ch10_notes+blank - CHAPTER 10 Fall 2011 Reporting and...

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CHAPTER 10 Fall 2011 Reporting and Analyzing Liabilities Please note for Bonds – straightline – Appendix 10 A 1. (Appendix 10A) Apply the straight-line method of amortizing bond discount and bond premium. Chapter Highlights Liabilities are defined as “creditors' claims on total assets” and as “existing debts and obligations.” These claims, debts, and obligations must be settled or paid at some time in the future by the transfer of assets or services. A current liability is a debt that can reasonably be expected to be paid (1) from existing current assets or through the creation of other current liabilities, and (2) within one year or the operating cycle, whichever is longer. Debts that do not meet both of these criteria are classified as long-term liabilities . The different types of current liabilities include notes payable, accounts payable, unearned revenues, and accrued liabilities such as taxes, salaries and wages, and interest. Obligations in the form of written notes are recorded as notes payable. Notes payable are often used instead of accounts payable because they give the lender written documentation of the obligation in case legal remedies are needed to collect the debt. usually require the borrower to pay interest and frequently are issued to meet short-term financing needs. are issued for varying periods of time. Notes due for payment within one year of the balance sheet date are generally classified as current liabilities. Cole Williams Co. borrows $100,000 from the First National Bank on September 1, 2012. The note earns interest at a rate of 10% and matures in six months. Journal Entry on September 1 10-1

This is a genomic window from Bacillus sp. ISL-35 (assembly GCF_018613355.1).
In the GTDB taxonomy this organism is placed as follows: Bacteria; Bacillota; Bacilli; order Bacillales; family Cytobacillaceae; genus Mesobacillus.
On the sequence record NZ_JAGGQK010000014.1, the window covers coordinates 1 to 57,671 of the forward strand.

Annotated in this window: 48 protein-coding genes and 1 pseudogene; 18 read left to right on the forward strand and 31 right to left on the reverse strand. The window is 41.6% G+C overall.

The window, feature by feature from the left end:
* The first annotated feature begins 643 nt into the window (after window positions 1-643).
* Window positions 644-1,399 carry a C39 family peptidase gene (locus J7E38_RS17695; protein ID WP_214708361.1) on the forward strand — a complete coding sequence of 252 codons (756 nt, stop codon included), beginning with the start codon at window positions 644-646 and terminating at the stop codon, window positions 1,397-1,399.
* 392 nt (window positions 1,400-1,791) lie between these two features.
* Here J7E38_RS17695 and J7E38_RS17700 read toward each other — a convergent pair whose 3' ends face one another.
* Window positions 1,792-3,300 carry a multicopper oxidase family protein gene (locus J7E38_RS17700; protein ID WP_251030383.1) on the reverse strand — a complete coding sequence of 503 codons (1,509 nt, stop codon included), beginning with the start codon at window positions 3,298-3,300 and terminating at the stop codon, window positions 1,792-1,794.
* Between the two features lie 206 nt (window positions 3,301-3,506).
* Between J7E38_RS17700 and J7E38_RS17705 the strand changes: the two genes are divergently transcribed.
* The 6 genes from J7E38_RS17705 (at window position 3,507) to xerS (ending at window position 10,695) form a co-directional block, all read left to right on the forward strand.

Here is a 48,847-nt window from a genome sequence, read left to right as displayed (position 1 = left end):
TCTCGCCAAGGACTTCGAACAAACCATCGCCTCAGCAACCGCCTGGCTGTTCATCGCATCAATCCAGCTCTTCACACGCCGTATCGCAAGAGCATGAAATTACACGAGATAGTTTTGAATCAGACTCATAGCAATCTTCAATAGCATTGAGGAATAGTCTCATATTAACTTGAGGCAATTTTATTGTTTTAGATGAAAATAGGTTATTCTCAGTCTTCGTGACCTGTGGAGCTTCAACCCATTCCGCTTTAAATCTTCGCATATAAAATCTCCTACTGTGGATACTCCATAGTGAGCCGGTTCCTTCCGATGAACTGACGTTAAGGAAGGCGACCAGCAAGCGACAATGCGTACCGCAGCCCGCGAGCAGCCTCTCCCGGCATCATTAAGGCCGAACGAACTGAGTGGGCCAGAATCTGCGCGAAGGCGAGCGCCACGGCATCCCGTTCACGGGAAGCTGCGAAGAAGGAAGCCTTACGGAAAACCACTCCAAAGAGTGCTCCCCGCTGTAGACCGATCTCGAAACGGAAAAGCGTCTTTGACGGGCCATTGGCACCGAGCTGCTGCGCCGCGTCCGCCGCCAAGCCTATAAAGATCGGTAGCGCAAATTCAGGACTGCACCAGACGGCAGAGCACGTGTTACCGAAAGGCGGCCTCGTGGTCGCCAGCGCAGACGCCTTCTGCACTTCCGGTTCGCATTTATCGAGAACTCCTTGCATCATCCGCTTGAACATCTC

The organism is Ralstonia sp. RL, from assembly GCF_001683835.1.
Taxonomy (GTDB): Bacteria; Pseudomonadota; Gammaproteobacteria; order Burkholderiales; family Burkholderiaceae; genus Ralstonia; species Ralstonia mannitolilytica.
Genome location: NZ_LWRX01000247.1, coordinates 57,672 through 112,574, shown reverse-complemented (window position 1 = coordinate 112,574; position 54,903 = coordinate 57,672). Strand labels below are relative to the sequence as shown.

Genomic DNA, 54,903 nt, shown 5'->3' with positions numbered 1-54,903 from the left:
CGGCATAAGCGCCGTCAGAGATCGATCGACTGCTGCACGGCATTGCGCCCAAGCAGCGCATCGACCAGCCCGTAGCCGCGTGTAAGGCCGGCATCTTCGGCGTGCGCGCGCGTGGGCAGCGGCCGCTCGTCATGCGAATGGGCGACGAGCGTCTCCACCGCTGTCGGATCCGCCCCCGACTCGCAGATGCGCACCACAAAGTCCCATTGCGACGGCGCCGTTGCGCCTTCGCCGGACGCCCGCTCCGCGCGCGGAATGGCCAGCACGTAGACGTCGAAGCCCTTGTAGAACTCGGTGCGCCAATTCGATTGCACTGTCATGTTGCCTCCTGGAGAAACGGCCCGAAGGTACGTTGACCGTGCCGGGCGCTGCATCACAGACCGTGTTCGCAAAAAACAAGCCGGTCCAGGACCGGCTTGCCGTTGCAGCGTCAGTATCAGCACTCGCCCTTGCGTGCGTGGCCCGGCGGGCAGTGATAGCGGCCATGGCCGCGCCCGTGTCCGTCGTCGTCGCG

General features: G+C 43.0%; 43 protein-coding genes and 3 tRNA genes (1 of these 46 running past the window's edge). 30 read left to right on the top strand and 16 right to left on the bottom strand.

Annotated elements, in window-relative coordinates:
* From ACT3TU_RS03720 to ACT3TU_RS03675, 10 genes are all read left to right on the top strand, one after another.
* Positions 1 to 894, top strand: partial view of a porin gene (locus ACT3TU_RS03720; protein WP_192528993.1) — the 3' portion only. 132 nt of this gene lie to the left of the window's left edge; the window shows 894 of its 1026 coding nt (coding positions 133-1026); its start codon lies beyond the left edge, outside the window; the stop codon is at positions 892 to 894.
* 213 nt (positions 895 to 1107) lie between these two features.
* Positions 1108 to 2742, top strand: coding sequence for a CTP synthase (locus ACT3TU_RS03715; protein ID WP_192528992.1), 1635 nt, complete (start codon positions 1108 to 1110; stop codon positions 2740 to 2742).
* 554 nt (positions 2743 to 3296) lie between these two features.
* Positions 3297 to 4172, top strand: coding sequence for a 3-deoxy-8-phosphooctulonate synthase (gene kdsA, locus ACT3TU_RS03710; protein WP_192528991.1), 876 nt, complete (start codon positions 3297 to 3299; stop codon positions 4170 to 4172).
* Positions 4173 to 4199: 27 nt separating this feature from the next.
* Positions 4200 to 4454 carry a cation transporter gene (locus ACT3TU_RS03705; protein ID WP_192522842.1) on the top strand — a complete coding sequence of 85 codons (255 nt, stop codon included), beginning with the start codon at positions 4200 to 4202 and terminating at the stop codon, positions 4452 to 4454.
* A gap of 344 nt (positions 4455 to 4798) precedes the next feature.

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Journal Entry to Accrue Interest on December 31 Journal Entry for payment of the note at maturity Accounting for Other Current Liabilities Sales taxes payable - Sales taxes are expressed as a percentage of the sales price. The seller collects the sales tax from the customer when the sale occurs and remits the tax collected to the state's department of revenue periodically (usually monthly). Most states require that the sales tax collected be rung up separately on the cash register. (Gasoline sales are a major exception.) Rayland Grocery Store for the June 27 cash register reading showing sales of $10,000 and sales taxes of $500. Journal Entry. When sales taxes are not rung up separately on the cash register, total receipts are divided by 100% plus the sales tax percentage to determine sales . Rayland is responsible for collecting 5% on all taxable sales. Rayland did not ring the sales tax up separately and total receipts of $10,500 have been rung up. Rayland must now find the amount of sales and sales taxes collected. Rayland would divide the $10,500 by 105% (100% + 5%). Thus, sales are determined to be $10,000 and the remainder of $500 is the amount of the sales tax. This can be checked by multiplying $10,000 by 5% which results in the $500 determined by the differential method.
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